Real "green" energy is easier said than done. 

Furthermore, the increased rare earths dependency, and the latest food vs. fuel debate when the food industry slapped a law suit against the EPA over E15 ethanol, underline some of the unintended (we hope), yet nasty consequences that often come with ill-informed and poorly-planned policies.  (In the case of E15, the EPA is an easy mark considering one in eight Americans is on food stamps.)

All this requires a balanced and unbiased government policy to guide exploration and development of technologies to unlock the new fossil fuel reserves, expanding the R&Ds of emerging technologies, while effectively practicing and promoting energy efficiency and conservation.

Otherwise, we may literally witness $300 a barrel oil before the electric vehicle could even make one percent market penetration.  Unfortunately, there's no easy fix, and the clock is seriously ticking.

Related Reading: The Alternative Fuel Vehicle and $300 Oil

By Dian L. Chu, Economic Forecasts & Opinions

Community Talk

Re: 131 = The Number of Years to Replace Oil

I think 131 years is pretty accurate! At least that long makes sense to me. There are still so many reserves untapped you know the powers that be will do anything to get.

Re: 131 = The Number of Years to Replace Oil

You mean fewer regulations, not more. The ones we have right now are what's keeping American energy companies from exploiting the reserves that we do have. Then again, could it be a ploy to use up everybody else's oil first, so they have to come to the U.S. for their oil needs? Hey, it's not off the table. I've heard worse.

Re: 131 = The Number of Years to Replace Oil

I think oil is a great investment right now . I am into 4 companies.One company in particular will be a longer term hold because of its huge Natural Gas reserves. This seems to be the answer to decrease our dependence on oil. I know this fracturing the ground is dangerous but if it had a few extra regulations it might prove to be just fine.It should at least make the environmental lobby a little bit happier than oil. There is plenty of American Oil &Gas companies that could really make a dent in the dependence issue on foreign sources. If we are going to get oil from Canada ,we ought to start a plan to safely and more effectively do that with the Canadian companies and get out of the Middle East permanently.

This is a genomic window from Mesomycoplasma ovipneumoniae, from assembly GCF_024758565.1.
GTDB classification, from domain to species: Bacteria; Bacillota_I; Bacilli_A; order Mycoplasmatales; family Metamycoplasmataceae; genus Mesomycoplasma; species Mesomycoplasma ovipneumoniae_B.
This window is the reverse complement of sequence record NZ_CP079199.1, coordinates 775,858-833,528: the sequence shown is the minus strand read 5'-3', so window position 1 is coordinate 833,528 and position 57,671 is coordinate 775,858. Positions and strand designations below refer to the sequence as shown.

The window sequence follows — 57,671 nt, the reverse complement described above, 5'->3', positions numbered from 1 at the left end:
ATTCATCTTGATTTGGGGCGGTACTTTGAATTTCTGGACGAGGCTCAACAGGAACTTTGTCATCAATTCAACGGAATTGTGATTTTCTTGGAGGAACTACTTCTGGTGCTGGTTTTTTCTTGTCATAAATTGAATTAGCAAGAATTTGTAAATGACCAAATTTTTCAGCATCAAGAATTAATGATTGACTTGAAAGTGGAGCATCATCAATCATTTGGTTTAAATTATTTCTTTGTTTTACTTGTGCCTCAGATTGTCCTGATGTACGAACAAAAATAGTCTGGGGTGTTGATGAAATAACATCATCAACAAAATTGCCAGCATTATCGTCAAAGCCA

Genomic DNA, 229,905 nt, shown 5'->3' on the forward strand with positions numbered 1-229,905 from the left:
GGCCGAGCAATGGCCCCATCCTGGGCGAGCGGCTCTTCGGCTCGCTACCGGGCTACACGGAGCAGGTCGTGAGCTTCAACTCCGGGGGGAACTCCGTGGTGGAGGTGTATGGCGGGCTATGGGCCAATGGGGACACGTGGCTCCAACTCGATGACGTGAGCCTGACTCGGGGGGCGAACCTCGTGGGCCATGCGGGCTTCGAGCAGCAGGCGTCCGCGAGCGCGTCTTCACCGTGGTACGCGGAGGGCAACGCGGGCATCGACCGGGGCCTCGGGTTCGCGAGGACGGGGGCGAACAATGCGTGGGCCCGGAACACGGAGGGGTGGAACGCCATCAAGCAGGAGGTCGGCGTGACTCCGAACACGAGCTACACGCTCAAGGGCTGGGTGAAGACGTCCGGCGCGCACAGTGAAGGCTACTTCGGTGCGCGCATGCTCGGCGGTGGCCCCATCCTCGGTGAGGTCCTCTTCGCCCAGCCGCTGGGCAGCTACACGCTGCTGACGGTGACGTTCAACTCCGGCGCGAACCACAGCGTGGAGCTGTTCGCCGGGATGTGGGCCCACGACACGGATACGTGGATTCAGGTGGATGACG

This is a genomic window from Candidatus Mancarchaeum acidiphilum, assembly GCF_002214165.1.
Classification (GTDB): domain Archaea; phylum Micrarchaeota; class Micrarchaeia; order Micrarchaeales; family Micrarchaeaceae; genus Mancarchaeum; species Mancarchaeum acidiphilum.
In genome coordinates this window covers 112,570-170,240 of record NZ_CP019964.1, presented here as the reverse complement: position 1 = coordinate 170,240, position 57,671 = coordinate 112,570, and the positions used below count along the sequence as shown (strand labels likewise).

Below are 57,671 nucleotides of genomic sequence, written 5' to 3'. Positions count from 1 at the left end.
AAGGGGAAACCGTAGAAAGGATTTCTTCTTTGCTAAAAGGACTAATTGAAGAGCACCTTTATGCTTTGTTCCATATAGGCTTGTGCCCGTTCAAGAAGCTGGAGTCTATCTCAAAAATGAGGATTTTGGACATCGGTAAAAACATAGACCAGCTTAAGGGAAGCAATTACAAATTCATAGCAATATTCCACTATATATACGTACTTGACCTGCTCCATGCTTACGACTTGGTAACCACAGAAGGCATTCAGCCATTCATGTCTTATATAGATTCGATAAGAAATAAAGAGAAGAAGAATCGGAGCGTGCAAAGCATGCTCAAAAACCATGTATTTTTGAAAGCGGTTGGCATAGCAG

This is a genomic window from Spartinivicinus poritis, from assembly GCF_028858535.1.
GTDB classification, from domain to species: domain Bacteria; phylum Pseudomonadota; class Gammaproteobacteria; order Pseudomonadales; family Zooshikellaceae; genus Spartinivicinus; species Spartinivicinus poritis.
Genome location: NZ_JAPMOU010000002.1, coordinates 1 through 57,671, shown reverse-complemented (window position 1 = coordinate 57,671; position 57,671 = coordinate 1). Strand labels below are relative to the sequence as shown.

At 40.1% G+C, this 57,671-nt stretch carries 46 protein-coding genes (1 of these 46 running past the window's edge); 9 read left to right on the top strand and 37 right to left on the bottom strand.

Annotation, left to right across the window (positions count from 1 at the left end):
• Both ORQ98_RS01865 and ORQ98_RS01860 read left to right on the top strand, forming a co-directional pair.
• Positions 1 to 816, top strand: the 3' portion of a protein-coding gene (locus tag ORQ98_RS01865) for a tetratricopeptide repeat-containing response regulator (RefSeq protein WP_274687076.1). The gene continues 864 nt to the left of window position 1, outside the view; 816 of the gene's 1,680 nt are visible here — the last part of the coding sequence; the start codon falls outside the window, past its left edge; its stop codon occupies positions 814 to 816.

Re: 131 = The Number of Years to Replace Oil

Dian Chu,

Very good article and very much on point about the present realities about world oil.

I am of the camp that believes we have already reached "peak oil" supplies. I believe the world has hit peak oil supply between 2005 and 2008. During that period and a little before then, it had been published (albeit not widely) that the only oil Saudi Arabia was able to increase in production was heavy crude, which the U.S. cannot and does not want or use. The sweet times for sweet crude is over. It is only a matter of time until they (the general media) will eventually be forced to publish the truth about world oil supplies, which are dier. Yes, I am a long-term investor in oil, and have been so for quite sometime.